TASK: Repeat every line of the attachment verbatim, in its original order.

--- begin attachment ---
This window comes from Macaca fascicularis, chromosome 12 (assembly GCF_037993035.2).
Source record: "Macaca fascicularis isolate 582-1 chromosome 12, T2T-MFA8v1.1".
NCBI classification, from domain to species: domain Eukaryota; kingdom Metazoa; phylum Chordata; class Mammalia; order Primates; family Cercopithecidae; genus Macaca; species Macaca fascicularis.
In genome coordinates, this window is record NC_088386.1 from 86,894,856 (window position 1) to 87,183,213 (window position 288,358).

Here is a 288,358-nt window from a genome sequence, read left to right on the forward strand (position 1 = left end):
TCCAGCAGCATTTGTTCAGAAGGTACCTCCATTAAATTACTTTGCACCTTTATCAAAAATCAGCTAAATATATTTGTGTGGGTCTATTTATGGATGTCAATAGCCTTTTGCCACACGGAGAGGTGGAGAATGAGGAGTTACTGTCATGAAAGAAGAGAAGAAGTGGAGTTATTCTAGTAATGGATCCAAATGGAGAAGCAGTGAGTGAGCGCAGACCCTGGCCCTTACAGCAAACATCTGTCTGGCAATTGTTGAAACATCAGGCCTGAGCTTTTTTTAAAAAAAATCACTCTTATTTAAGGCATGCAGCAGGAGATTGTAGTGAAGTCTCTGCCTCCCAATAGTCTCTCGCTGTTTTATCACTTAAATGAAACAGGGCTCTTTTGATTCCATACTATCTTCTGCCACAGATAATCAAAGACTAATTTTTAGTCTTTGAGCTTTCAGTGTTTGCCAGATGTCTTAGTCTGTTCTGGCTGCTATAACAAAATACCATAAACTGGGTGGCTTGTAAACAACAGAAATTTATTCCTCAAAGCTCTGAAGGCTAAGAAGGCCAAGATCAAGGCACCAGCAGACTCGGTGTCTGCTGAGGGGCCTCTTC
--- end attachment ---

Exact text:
This window comes from Macaca fascicularis, chromosome 12 (assembly GCF_037993035.2).
Source record: "Macaca fascicularis isolate 582-1 chromosome 12, T2T-MFA8v1.1".
NCBI classification, from domain to species: domain Eukaryota; kingdom Metazoa; phylum Chordata; class Mammalia; order Primates; family Cercopithecidae; genus Macaca; species Macaca fascicularis.
In genome coordinates, this window is record NC_088386.1 from 86,894,856 (window position 1) to 87,183,213 (window position 288,358).

Here is a 288,358-nt window from a genome sequence, read left to right on the forward strand (position 1 = left end):
TCCAGCAGCATTTGTTCAGAAGGTACCTCCATTAAATTACTTTGCACCTTTATCAAAAATCAGCTAAATATATTTGTGTGGGTCTATTTATGGATGTCAATAGCCTTTTGCCACACGGAGAGGTGGAGAATGAGGAGTTACTGTCATGAAAGAAGAGAAGAAGTGGAGTTATTCTAGTAATGGATCCAAATGGAGAAGCAGTGAGTGAGCGCAGACCCTGGCCCTTACAGCAAACATCTGTCTGGCAATTGTTGAAACATCAGGCCTGAGCTTTTTTTAAAAAAAATCACTCTTATTTAAGGCATGCAGCAGGAGATTGTAGTGAAGTCTCTGCCTCCCAATAGTCTCTCGCTGTTTTATCACTTAAATGAAACAGGGCTCTTTTGATTCCATACTATCTTCTGCCACAGATAATCAAAGACTAATTTTTAGTCTTTGAGCTTTCAGTGTTTGCCAGATGTCTTAGTCTGTTCTGGCTGCTATAACAAAATACCATAAACTGGGTGGCTTGTAAACAACAGAAATTTATTCCTCAAAGCTCTGAAGGCTAAGAAGGCCAAGATCAAGGCACCAGCAGACTCGGTGTCTGCTGAGGGGCCTCTTC